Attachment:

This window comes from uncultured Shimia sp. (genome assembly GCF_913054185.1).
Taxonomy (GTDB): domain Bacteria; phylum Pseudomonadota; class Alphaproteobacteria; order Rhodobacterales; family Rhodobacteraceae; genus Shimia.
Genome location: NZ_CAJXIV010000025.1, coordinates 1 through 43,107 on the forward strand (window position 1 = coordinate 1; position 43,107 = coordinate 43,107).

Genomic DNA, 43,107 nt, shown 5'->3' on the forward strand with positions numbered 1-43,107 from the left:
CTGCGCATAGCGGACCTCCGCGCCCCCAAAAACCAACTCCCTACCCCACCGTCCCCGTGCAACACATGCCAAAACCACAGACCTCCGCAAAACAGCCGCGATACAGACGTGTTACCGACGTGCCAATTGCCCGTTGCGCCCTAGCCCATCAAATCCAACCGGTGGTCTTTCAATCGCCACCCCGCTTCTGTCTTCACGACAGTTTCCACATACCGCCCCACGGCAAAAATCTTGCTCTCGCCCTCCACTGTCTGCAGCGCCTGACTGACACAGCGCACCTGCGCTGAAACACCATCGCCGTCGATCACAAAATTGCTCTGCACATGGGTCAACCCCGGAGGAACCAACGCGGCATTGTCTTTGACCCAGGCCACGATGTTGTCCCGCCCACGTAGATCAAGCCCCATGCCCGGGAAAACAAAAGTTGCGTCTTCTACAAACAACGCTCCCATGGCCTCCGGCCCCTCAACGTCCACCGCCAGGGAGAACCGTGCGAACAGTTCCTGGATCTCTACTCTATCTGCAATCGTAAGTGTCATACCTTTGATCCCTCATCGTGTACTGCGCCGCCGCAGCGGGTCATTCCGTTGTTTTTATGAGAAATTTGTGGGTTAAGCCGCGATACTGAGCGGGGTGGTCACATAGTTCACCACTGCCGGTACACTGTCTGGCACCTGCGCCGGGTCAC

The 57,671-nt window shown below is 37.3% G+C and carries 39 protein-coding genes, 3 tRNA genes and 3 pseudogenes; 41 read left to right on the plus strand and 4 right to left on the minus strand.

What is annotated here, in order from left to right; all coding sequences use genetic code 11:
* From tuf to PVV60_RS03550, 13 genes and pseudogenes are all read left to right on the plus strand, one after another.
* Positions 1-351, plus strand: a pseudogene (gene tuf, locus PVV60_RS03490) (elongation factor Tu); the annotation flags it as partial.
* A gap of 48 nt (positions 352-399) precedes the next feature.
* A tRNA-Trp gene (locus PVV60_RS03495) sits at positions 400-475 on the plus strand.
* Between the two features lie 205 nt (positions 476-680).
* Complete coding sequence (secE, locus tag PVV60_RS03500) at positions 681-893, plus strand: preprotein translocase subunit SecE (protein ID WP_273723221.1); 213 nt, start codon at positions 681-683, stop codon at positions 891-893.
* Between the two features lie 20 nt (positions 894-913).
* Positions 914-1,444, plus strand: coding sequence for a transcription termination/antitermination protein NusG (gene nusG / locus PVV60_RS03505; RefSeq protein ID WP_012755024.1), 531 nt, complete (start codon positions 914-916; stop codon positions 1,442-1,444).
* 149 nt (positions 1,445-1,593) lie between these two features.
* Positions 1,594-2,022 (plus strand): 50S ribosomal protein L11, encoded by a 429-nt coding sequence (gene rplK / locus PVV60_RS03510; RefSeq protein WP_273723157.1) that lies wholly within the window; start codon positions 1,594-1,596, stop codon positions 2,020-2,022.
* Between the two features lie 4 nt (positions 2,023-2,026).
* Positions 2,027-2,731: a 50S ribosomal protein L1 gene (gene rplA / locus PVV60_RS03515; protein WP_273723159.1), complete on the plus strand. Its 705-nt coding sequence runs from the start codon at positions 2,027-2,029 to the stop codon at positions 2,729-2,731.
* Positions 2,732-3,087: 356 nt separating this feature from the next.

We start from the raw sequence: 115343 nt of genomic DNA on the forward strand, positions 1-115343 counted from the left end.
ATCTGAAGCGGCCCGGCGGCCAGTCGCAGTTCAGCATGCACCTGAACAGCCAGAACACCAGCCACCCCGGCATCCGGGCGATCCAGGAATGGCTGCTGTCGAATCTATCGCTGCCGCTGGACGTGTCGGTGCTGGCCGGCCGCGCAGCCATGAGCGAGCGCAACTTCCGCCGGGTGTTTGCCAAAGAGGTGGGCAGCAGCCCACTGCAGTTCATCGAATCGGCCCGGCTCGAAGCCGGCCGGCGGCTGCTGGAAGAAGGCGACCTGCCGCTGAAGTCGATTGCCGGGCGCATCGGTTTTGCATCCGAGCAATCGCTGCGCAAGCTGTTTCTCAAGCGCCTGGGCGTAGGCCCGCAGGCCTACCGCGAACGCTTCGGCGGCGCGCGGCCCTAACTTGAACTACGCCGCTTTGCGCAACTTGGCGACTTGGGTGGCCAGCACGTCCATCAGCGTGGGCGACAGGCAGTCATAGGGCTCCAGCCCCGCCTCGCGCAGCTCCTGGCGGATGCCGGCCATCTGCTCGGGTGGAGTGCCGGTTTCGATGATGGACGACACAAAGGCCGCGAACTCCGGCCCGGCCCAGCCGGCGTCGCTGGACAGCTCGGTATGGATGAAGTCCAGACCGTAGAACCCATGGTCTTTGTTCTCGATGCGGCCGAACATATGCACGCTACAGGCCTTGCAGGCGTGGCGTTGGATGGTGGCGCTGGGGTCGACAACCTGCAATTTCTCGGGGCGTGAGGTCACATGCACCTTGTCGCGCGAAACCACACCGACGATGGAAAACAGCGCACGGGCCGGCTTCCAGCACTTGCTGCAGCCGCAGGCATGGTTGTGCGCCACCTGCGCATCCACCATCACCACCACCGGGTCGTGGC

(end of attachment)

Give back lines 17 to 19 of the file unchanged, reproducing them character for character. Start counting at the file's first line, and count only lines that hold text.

* Positions 1,594-2,022 (plus strand): 50S ribosomal protein L11, encoded by a 429-nt coding sequence (gene rplK / locus PVV60_RS03510; RefSeq protein WP_273723157.1) that lies wholly within the window; start codon positions 1,594-1,596, stop codon positions 2,020-2,022.
* Between the two features lie 4 nt (positions 2,023-2,026).
* Positions 2,027-2,731: a 50S ribosomal protein L1 gene (gene rplA / locus PVV60_RS03515; protein WP_273723159.1), complete on the plus strand. Its 705-nt coding sequence runs from the start codon at positions 2,027-2,029 to the stop codon at positions 2,729-2,731.